Howdy! Welcome back to Catching Up on The Classics! Hope you’re well and are surviving as best you can. This volume I’ll be discussing my thoughts on ‘Breakfast at Tiffany’s’, ‘The Fly’ and ‘Dracula’!
Breakfast at Tiffany’s (1961)
Literally DRIPPING in iconic nostalgia, ‘Breakfast at Tiffany’s’ remains Audrey Hepburn’s most memorable film. She plays the naïve socialite Holly Golightly, a girl with huge ambition, expensive taste and unfortunately, very little cash. After she meets her new neighbour, writer Paul Varjak, she’ll be whisked away on a whirlwind romance filled with mobsters, cats and that beautifully iconic song (Moon River).
Blake Edwards, of ‘Pink Panther’ fame, expertly directs this masterpiece so that every line is filled with wit and every scene oozes authenticity. The story is simple but effective, and was a real pioneer of today’s ever-popular Rom-Com structure. The contemporary 60’s setting is filled with vibrant colour; Henry Mancini’s big band score swings around and the costumes are fun and stylish. The overall effect is totally transportive.
Unfortunately, the film also features one of the most offensive and unnecessary portrayals I’ve ever seen – that of Mickey Rooney’s Asian landlord I. Y. Yunioshi. This film is a fabulous and very funny, but this characterisation hugely distracts. Even at the time, I can’t see how it was funny, and it seems a very strange decision to have such a random and racist addition to a film that otherwise worked perfectly.
If you can ignore the glaring misstep, ‘Breakfast at Tiffany’s’ is a brilliant film. Lighthearted, fun, romantic and starring an actor at her very best, it’s totally worthy of its classic status.
The Fly (1986)
Anybody who knows me knows I LOVE Jeff Goldblum. He is fantastically enigmatic and demands total attention when he’s on screen. Having not seen his first major film until now, it’s clear that he has always been the same mysteriously charismatic guy.
‘The Fly’, directed by David Cronnenburg, is a Sci-Fi body horror film that also stars Geena Davis and John Getz. After scientist Seth Brundle (Goldblum) suffers from an experiment gone horribly wrong, he’ll slowly begin to turn into a terrifying creature.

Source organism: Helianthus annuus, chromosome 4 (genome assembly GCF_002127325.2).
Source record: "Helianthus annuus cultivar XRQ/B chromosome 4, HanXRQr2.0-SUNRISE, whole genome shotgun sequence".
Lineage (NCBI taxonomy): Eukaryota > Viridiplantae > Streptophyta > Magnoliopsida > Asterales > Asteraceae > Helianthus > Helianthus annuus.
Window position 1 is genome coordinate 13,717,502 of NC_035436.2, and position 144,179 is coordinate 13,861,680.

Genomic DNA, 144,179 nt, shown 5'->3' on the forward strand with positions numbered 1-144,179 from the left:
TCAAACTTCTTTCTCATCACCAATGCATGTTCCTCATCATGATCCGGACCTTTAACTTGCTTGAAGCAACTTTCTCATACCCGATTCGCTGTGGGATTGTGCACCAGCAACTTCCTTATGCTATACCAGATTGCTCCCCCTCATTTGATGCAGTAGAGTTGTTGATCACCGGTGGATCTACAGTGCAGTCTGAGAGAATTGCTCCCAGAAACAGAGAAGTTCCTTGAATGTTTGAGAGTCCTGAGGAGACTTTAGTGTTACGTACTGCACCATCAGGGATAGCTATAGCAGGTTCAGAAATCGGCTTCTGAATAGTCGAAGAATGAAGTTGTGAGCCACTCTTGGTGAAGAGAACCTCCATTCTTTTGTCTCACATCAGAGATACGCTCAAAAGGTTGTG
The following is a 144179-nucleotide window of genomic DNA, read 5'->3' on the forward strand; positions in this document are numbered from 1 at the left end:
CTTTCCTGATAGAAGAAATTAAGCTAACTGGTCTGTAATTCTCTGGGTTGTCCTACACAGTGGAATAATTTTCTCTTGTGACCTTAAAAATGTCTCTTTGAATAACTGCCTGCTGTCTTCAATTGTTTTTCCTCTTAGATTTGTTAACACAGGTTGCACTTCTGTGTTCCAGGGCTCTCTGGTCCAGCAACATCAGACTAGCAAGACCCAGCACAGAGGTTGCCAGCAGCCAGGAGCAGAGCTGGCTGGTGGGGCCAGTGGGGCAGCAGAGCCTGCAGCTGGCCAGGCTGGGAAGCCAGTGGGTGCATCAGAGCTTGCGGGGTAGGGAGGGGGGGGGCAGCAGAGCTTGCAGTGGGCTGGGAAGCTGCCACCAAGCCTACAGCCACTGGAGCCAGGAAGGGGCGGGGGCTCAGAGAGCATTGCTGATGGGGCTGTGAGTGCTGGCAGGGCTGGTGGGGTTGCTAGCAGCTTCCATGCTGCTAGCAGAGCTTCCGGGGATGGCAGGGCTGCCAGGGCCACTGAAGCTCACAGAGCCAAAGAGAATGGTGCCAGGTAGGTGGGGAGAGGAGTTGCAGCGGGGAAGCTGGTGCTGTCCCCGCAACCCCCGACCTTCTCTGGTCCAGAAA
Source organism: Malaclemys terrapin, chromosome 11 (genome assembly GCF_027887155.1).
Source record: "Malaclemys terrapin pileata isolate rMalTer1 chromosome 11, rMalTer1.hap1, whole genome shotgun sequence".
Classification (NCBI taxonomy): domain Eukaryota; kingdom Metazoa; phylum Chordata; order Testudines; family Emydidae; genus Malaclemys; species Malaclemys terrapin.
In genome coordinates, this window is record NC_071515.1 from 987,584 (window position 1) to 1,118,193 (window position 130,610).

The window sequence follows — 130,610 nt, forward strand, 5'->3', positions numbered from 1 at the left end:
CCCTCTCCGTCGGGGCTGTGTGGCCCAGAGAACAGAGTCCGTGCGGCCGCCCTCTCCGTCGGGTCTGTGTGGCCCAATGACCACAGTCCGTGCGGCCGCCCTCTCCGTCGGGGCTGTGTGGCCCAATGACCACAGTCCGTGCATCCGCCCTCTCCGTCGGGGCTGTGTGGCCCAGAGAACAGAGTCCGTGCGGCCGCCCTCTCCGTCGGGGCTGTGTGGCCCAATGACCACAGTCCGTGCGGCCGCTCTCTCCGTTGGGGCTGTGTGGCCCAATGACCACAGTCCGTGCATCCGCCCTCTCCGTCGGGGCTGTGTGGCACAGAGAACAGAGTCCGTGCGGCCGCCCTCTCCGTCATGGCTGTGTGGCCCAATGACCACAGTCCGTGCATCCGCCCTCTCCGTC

As is expected, Goldblum absolutely shines in the role; he is wonderfully quirky in his portrayal of the eccentric scientist, and offers both comedy and emotion to the role. The film also features groundbreaking special effects that included state of the art prosthetics, puppet work and CGI. Rightfully, they won an Oscar, and though a couple of shots have somewhat aged, the majority of the film still fully holds up.
What makes this film so genius however is its decision to make the film not about the transformation, but about how that transformation tears about a blossoming relationship. The beautifully tragic love story perfectly juxtaposes the horrific images on screen, and makes for a unique and touching horror film.
The first official adaptation of Bram Stoker’s classic story, ‘Dracula’ features an iconic turn from Bela Lugosi, and dated special effects to match. It tells the age-old tale of Count Dracula, a Vampire who travels from Transylvania to England to prey on the blood of the living. At just 75 minutes, it romps through its story, though it also feels slightly too rushed.
This film is arguably one the of the most iconic and important horror films ever made. The first of the hugely successful Universal Monster films, it’s certainly ambitious in its scale and story. The performances are traditionally hammed up and this provides a fun theatrical mood to the piece. However, the story moves at such a rushed pace that often key story beats don’t get the satisfying attention they deserve. Most crucially, the ending to the film is incredibly rushed, and feels both hugely anti-climatic as well as wholly unsatisfying.
Interestingly, a Spanish-Language version of this film was shot simultaneously at nights while this film shot in the day, and having watched both I can guarantee that if you’re happy to read the subtitles, the Spanish language version is far better. At 1hr 40mins, it sports a far richer story that feels not only more satisfying, but also one that’s better thought out. While basically the same film, it features much more creative cinematography choices as well as equally entertaining performances. If you’re fancying a classic Vampiric-romp, then the Spanish-language version is the one to watch!
For the English version ‘Dracula’:
For the Spanish version ‘Drácula’:
Thanks for joining me on another volume of Catching Up on The Classics. See you next time!